(US) muslims Temporarily Living In Tulsa Threaten Atheist...

Sabri Husibi, a former Muslim who is now an atheist, says he has been ostracized and threatened with death since publication of a Tulsa World article Saturday in which he was critical of Islam and all other religions.

The article was written to promote a talk he gave the next day to the Tulsa Atheists organization.

Husibi, who has an unlisted telephone number, said he received about 30 calls Saturday from people who were cursing him, calling him a traitor and threatening him.

Most were foreign-born, Tulsa-area Muslims whom he knows, he said. He also received angry calls from friends and relatives in Syria.

One caller, whom Husibi would not identify, said that if he spoke at the meeting and said anything against Shariah (Islamic law), he would be killed.

Another caller offered Husibi's young Muslim wife $10,000 to leave him and return to her native Syria, he said.

"Someone from Tulsa called my 76-year-old mother in Syria and said, 'You're not going to see your son anymore,' " he said.

His critics' chief objection, he said, was to his statement that the Quran was written by men, not God, and has been changed over the years. They also objected to his comment that al-Qaida is respected by many Muslims.

Bill Dusenberry of the Tulsa Coalition of Reason, of which Tulsa Atheists is a member, said he offered Saturday afternoon to cancel the Sunday talk, but Husibi wanted to go ahead with it.

"It showed a lot of courage," Dusenberry said.

said he takes the threats seriously. Before Sunday's talk, Dusenberry notified Tulsa police, who said they would be alert to any possible trouble.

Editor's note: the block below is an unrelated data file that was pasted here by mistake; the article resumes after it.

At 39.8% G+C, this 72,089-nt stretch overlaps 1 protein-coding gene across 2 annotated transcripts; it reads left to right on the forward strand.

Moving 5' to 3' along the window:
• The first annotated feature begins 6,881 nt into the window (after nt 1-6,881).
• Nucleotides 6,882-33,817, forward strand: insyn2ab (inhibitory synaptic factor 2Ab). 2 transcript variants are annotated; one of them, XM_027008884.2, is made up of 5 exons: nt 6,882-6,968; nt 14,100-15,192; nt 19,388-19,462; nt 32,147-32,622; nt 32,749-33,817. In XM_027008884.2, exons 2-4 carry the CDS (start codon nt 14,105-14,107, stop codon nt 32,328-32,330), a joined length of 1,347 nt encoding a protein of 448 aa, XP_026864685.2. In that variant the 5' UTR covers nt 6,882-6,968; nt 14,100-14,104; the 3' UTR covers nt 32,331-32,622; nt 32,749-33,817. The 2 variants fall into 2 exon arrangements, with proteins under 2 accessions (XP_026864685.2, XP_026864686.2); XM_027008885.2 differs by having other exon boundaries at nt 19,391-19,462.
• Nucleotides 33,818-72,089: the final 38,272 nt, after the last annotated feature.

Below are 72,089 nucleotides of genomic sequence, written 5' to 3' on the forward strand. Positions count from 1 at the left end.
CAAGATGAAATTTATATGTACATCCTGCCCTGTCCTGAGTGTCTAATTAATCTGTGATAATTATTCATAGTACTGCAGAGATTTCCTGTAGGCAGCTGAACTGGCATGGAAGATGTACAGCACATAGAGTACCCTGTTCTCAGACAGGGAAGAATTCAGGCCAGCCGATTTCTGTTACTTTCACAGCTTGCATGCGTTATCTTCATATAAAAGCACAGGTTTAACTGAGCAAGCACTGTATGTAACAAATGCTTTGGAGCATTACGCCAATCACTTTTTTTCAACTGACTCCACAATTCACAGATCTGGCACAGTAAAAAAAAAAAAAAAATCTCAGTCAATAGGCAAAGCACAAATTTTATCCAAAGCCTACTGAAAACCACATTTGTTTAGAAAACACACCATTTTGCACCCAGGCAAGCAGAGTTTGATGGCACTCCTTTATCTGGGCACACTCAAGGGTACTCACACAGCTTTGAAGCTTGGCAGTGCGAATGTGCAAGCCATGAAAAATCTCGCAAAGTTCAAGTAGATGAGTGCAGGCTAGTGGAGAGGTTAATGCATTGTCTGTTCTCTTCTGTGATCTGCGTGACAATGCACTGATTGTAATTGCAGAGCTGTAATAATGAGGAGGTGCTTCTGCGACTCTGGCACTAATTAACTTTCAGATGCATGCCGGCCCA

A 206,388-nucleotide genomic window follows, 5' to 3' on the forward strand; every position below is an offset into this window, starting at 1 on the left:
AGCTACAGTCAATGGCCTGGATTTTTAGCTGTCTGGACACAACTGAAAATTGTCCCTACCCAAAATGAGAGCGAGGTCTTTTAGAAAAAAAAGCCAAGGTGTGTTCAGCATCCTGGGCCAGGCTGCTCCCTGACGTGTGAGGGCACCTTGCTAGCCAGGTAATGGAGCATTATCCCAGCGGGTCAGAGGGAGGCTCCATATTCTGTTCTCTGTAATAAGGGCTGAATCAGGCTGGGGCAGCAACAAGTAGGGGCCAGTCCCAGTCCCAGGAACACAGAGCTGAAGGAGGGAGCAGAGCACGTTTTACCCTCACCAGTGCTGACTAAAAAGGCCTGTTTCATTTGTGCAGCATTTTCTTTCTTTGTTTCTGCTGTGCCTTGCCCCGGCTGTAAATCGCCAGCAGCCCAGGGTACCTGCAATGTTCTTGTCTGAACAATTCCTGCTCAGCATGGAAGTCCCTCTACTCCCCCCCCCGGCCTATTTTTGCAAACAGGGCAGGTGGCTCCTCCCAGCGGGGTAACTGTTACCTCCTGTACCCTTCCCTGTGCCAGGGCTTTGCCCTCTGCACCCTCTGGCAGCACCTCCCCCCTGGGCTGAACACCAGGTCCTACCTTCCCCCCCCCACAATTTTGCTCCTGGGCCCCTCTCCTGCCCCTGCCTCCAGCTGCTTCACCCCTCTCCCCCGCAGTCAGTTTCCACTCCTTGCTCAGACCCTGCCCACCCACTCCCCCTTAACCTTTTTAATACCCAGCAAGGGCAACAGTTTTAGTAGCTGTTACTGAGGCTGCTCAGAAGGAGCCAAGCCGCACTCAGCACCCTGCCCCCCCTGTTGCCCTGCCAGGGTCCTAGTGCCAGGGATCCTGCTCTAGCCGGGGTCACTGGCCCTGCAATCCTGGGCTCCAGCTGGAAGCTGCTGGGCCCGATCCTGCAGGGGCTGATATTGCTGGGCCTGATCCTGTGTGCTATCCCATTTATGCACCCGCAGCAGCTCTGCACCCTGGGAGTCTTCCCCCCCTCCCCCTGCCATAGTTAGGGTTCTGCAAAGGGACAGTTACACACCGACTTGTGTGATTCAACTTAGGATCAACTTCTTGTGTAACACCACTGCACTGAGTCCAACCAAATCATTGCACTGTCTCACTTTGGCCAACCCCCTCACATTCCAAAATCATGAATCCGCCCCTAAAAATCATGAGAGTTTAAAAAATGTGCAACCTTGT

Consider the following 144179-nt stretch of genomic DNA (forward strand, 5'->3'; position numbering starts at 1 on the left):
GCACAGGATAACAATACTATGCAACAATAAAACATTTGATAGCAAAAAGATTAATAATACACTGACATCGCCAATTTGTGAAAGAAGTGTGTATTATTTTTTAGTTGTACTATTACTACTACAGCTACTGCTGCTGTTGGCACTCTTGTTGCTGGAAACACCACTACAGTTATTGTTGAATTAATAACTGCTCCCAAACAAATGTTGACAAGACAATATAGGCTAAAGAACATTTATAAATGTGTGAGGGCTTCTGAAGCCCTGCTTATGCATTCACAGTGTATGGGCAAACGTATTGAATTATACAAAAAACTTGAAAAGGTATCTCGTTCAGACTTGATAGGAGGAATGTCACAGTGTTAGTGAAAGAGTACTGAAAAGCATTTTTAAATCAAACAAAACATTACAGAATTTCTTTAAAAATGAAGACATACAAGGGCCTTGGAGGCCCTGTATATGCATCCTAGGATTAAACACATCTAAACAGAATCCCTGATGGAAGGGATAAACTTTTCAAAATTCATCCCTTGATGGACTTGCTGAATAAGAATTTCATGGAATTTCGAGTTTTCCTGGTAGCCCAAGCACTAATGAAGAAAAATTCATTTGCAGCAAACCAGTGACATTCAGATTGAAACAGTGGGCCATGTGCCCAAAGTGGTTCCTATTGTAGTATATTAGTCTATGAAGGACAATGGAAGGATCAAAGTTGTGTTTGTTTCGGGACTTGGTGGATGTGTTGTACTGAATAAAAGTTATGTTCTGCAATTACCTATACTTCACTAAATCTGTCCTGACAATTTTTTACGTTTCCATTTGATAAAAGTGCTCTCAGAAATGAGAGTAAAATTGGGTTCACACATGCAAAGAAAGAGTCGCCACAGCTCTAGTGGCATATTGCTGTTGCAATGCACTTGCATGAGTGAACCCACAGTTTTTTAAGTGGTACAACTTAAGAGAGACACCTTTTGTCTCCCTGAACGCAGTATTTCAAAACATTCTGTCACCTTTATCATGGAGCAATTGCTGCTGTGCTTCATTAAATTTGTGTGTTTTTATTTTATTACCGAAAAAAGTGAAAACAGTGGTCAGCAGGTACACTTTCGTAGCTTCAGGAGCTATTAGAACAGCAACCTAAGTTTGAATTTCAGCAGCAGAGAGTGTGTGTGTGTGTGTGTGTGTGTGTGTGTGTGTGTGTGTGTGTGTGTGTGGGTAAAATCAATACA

On Tuesday, a clearly shaken Husibi asked that any future articles emphasize that he is not attacking Islam alone but all religions, including "fundamentalist Christians like Timothy McVeigh and fundamentalist Jews who kill Muslim children in the Gaza Strip."

He said Tulsa Muslims are awaiting an apology from him.

"I won't apologize," he said. "I'm not going to be a chicken. This is my right, to give my point of view."

Hussam Albakri, Husibi's second cousin, said he was surprised about the threats "because that's not what our religion teaches us."

Razi Hashmi, executive director of the Oklahoma chapter of the Council on American-Islamic Relations, an Islamic civil-rights organization, said Husibi's comments are protected as free speech.

"He has the right to make them without being threatened," he said.

"Husibi apparently doesn't like all religions," Hashmi said, "and puts them all in the same category. But that doesn't give him the justification to make false assumptions, like saying the Quran has changed over time. That's historically and factually false."

Hashmi also said polls show that very few Muslims around the world support al-Qaida's extremist views.

He said the Quran teaches in chapter 2, verse 256, "Let there be no compulsion in religion."

Sheryl Siddiqui, a spokeswoman for the Islamic Society of Tulsa, said she had received one e-mail about the matter.

"There was no discussion about him at the mosque this week," she said.

Husibi was born and raised in Damascus, Syria, and attended Quran school as a young man.

He became an atheist after years of studying religion and serving as a soldier in the Syrian army during the Lebanon civil war.

He moved to Tulsa 10 years ago at age 35.